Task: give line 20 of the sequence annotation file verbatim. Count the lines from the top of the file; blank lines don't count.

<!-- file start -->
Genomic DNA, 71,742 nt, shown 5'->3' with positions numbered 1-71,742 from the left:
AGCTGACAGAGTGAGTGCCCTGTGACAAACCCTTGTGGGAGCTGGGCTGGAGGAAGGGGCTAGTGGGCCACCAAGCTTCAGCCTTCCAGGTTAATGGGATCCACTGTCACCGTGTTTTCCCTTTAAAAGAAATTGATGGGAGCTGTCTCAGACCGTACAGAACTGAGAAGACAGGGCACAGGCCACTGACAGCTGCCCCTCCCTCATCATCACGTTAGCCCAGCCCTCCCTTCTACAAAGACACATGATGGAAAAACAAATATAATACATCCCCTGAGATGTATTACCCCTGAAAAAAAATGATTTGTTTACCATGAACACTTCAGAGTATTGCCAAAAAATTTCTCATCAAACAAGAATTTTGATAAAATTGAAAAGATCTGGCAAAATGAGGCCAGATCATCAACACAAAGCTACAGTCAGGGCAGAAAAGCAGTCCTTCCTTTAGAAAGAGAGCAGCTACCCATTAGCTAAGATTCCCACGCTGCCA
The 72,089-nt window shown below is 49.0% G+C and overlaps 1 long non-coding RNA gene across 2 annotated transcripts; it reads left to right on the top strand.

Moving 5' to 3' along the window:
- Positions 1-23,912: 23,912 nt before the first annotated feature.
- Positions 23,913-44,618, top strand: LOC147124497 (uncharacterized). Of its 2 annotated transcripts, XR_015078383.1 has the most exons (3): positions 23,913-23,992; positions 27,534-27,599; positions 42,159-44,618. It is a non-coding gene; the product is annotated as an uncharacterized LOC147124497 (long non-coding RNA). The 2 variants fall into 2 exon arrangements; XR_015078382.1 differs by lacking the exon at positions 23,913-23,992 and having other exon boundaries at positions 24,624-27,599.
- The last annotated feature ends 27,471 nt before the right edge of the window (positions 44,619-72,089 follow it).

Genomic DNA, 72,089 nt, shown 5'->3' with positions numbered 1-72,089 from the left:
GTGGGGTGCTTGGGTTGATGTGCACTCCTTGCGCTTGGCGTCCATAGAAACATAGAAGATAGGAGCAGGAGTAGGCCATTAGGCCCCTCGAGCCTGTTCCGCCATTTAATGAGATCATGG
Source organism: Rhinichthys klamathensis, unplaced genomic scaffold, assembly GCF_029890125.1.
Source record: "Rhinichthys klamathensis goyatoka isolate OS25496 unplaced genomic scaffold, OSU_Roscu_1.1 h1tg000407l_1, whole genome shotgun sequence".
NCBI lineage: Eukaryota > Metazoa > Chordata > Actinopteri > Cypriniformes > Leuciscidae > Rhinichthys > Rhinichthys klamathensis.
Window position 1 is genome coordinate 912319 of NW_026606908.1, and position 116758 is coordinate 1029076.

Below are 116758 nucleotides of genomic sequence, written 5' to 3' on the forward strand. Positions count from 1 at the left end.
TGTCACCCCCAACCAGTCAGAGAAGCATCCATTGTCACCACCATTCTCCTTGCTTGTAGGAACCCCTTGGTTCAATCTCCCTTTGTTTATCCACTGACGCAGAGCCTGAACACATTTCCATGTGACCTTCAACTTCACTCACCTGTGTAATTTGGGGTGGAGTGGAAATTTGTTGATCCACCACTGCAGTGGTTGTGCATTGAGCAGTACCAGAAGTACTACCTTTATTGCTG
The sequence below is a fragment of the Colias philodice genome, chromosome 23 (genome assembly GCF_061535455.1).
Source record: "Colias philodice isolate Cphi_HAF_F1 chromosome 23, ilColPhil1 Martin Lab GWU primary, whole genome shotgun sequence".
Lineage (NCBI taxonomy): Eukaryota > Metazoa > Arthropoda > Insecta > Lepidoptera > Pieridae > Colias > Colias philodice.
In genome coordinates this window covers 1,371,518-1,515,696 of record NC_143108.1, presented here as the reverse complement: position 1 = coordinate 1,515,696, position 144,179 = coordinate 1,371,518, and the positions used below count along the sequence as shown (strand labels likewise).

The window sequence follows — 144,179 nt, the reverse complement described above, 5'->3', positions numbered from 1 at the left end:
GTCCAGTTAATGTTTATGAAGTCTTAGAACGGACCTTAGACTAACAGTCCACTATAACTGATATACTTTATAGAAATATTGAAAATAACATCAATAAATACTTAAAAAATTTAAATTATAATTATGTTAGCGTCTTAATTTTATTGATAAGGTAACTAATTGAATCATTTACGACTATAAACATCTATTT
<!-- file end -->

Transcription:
The window sequence follows — 144,179 nt, the reverse complement described above, 5'->3', positions numbered from 1 at the left end: